Business Overview

Profitable Thrift and Cigarette Retail Store in great location near large Army base.

Thrift Store Business sells over $200k per year in used furniture, appliances, clothing, electronics, china, dinnerware, and miscellaneous items. Over 60% of the items sold are donated to the store so the cost of goods is exceptionally low.

The Seller also owned a separate cigarette store next door for 20 years but recently consolidated the two stores. The business specializes in seller discount brands with lower retail price but higher profit margins than national brands, The first full year sales were more than enough to cover the store rent and utilities.

The Seller is willing to stay on and help the Buyer go through the approval process.

Transactions are 60% cash and 40% credit card. Owner earns 50% – 100% gross profit on Thrift Store sales and 10% – 30% on Cigarette sales.

Owner is retiring and would prefer an all cash transaction but would be willing to hold a note with minimum of $80,000 down.

Financial

  • Asking Price: $129,000
  • Cash Flow: $75,000
  • Gross Revenue: $210,000
  • EBITDA: N/A
  • FF&E: $5,000
  • Inventory: $15,000
  • Inventory Included: Yes
  • Established: 2017

Detailed Information

  • Property Owned or Leased:N/A
  • Property Included:N/A
  • Building Square Footage:2,750
  • Lot Size:N/A
  • Total Number of Employees:2
  • Furniture, Fixtures and Equipment:N/A
About The Facility:

Shop has been in business at the same location for 14 years. The Seller is retiring after a long successful career, and all employees will stay. THIS IS A HUGE OPPORTUNATY FOR A YOUNG OWNER OPPERATOR TO GROW A VERY PROFFITABLE BUSIHESS!

Purpose For Selling:

retiring

Pros and Cons:

The Thrift Store side of the business is the only retail location in the town zoned to offer Consignment furniture and appliance sales. Although the store currently doesn't offer consignment service, a special zoning permit is grandfathered in through the city and there can not be a competitor. The cigarette side of the business is the only discount brand retailer in the are and has been for over 10 years.

Opportunities and Growth:

The the Thrift Store earns this 72-year old Seller between $75,000 to $90,000 per year and has the potential to do much more. The cigarrete sales pay all of the rent now and could do much more with a little promotion.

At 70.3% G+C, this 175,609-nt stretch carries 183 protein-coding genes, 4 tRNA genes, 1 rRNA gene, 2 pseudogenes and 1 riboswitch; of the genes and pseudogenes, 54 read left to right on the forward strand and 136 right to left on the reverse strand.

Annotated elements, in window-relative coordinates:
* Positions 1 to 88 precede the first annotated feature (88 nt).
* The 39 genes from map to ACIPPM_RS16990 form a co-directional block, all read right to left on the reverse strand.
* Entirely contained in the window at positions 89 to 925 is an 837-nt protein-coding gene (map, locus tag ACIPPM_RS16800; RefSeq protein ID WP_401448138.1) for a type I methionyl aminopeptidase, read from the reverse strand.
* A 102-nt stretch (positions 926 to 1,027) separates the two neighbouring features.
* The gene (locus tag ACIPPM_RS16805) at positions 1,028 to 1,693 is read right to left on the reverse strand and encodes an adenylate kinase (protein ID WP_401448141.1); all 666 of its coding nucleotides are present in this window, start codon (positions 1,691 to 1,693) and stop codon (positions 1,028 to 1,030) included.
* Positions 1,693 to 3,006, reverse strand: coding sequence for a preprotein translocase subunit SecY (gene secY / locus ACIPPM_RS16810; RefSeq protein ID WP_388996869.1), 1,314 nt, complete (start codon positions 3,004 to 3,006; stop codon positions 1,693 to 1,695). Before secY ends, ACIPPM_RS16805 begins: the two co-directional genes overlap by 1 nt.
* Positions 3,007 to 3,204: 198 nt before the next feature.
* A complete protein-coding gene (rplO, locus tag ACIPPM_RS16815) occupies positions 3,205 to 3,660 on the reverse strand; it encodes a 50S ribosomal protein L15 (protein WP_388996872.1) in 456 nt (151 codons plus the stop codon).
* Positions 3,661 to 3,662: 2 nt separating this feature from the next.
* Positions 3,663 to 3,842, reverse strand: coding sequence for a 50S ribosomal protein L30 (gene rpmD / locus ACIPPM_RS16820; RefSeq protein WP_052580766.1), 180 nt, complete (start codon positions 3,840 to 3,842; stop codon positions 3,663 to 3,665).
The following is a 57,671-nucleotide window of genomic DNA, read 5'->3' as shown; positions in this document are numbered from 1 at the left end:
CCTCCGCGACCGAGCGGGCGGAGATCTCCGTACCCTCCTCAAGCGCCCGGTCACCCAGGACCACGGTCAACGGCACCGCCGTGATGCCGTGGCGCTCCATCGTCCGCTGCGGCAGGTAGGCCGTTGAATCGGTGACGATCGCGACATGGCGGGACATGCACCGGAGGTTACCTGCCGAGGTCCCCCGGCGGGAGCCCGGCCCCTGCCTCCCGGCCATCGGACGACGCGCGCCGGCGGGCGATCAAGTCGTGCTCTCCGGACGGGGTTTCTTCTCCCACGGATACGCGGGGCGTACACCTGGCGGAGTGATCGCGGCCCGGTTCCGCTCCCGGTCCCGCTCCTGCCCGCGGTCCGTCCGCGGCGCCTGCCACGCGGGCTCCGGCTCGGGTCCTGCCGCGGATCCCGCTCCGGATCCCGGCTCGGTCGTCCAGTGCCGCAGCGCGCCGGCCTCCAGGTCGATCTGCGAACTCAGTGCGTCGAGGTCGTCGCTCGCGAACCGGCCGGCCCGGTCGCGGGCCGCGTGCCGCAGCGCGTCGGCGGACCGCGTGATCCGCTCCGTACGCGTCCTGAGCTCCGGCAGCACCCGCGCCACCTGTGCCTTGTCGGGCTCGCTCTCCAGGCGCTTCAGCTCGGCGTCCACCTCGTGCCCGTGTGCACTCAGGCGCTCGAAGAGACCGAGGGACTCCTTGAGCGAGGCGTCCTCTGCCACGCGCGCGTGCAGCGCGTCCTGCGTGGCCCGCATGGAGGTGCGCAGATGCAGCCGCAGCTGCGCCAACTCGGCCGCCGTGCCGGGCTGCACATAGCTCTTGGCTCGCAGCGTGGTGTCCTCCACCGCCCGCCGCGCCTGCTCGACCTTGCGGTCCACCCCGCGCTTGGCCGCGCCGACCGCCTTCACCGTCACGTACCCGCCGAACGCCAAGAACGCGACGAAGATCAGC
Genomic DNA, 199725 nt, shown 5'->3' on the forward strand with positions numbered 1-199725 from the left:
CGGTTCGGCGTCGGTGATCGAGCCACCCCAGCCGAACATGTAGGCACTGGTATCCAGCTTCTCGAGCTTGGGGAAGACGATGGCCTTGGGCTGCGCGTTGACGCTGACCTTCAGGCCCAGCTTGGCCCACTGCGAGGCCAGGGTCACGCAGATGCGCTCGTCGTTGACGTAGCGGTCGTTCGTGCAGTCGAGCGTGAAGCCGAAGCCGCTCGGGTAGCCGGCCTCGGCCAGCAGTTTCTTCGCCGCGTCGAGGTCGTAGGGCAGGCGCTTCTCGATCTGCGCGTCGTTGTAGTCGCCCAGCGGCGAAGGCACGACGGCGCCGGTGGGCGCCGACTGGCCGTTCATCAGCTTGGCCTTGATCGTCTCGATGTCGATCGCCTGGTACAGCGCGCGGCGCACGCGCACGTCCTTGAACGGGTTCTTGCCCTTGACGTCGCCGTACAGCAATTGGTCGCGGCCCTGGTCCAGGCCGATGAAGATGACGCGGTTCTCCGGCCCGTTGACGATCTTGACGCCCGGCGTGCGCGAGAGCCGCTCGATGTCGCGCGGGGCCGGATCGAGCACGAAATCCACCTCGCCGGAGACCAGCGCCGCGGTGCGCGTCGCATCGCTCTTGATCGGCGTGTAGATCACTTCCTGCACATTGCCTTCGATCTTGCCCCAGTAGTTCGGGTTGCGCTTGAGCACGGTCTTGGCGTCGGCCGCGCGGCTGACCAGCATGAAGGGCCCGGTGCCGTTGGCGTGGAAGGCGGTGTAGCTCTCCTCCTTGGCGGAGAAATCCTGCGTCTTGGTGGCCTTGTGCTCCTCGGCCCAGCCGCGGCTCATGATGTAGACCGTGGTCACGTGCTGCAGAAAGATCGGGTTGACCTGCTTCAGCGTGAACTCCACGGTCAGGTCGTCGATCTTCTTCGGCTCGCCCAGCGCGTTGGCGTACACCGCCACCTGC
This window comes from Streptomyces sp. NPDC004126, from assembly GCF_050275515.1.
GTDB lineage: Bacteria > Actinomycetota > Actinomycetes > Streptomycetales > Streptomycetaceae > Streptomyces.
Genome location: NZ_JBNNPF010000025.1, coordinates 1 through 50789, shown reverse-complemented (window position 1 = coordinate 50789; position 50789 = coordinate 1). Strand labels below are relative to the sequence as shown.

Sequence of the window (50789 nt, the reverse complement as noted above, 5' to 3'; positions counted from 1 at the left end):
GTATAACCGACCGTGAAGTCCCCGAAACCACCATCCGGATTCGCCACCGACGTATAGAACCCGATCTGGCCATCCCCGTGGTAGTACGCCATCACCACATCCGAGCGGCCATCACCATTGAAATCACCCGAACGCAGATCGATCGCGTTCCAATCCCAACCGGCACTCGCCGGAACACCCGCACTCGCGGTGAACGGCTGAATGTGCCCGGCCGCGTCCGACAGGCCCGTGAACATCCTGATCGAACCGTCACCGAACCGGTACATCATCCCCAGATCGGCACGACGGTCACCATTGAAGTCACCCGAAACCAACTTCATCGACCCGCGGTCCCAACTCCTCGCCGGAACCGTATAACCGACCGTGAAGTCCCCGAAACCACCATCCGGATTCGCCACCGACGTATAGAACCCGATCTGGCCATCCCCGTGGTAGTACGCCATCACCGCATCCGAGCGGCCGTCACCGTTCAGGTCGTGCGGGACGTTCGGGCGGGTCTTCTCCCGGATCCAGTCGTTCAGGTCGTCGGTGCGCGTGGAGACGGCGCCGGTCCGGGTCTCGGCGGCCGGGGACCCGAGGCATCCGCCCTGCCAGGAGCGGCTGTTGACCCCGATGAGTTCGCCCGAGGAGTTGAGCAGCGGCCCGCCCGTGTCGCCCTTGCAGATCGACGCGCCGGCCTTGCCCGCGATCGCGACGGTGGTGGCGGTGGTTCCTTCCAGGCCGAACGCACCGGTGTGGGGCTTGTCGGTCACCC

Additional Info

The venture was founded in 2017, making the business 5 years old.
The transaction shall include inventory valued at $15,000, which is included in the asking price.

The company has 2 employees and is located in a building with estimated square footage of 2,750 sq ft.
The property is leased by the company for $2,832 per Month

Why is the Current Owner Selling The Business?

There are all sorts of reasons why people decide to sell operating businesses. However, the true factor vs the one they say to you might be 2 entirely different things. As an example, they may claim "I have way too many other obligations" or "I am retiring". For many sellers, these factors stand. But, for some, these might just be reasons to try to conceal the reality of altering demographics, increased competitors, current reduction in revenues, or a range of various other factors. This is why it is extremely essential that you not count totally on a seller's word, but instead, use the seller's solution together with your total due diligence. This will repaint a much more practical image of the business's existing circumstance.

Existing Debts and Future Obligations

If the existing entity is in debt, which lots of companies are, then you will certainly have reason to consider this when valuating/preparing your offer. Numerous operating businesses take out loans with the purpose of covering items such as stock, payroll, accounts payable, etc. Remember that occasionally this can mean that profit margins are too small. Numerous businesses fall into a revolving door of taking on debt as a way to pay back various other loans. In addition to debts, there may also be future commitments to think about. There might be an outstanding lease on tools or the structure where the business resides. The business might have existing agreements with vendors that have to be satisfied or may cause fines if canceled early.

Understanding the Customer Base, Competition and Area Demographics

Exactly how do businesses in the area draw in brand-new clients? Many times, businesses have repeat customers, which develop the core of their everyday earnings. Certain aspects such as new competitors sprouting up around the area, roadway building and construction, as well as staff turnover can influence repeat clients and also negatively influence future profits. One vital point to consider is the placement of the business. Is it in an extremely trafficked shopping center, or is it hidden from the highway? Obviously, the more individuals that see the business often, the greater the opportunity to build a returning customer base. A final idea is the general location demographics. Is the business placed in a largely populated city, or is it situated on the outskirts of town? How might the neighborhood typical family income effect future revenue prospects?